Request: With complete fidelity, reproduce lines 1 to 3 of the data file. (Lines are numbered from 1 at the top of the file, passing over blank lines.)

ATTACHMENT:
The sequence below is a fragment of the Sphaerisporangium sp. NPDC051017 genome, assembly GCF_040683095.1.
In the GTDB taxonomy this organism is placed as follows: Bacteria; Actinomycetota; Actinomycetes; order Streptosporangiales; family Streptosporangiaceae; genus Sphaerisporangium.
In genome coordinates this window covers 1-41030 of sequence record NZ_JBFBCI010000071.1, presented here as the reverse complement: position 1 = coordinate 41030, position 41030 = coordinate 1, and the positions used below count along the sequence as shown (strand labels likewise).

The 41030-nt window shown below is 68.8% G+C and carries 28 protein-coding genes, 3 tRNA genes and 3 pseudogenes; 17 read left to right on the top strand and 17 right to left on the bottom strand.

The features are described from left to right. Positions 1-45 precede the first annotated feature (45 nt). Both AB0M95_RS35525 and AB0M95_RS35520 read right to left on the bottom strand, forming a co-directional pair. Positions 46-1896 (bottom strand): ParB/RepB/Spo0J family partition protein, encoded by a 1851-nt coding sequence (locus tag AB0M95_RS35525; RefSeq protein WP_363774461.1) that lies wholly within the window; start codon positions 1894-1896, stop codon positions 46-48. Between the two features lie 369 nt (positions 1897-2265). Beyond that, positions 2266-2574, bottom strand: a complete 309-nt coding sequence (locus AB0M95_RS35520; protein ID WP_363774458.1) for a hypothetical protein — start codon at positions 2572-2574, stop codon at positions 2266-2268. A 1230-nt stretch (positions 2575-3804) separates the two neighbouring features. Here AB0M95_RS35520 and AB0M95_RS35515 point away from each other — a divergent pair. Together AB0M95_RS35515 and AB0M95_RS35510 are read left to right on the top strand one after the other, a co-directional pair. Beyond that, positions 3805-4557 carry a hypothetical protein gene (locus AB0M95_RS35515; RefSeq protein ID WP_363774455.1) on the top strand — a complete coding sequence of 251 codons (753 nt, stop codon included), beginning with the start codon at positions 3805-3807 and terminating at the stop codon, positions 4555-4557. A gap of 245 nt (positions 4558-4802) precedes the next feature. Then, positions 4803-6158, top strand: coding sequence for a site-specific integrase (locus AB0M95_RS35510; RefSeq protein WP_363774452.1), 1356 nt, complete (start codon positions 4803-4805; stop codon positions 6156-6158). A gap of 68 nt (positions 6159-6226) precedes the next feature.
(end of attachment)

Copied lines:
The sequence below is a fragment of the Sphaerisporangium sp. NPDC051017 genome, assembly GCF_040683095.1.
In the GTDB taxonomy this organism is placed as follows: Bacteria; Actinomycetota; Actinomycetes; order Streptosporangiales; family Streptosporangiaceae; genus Sphaerisporangium.
In genome coordinates this window covers 1-41030 of sequence record NZ_JBFBCI010000071.1, presented here as the reverse complement: position 1 = coordinate 41030, position 41030 = coordinate 1, and the positions used below count along the sequence as shown (strand labels likewise).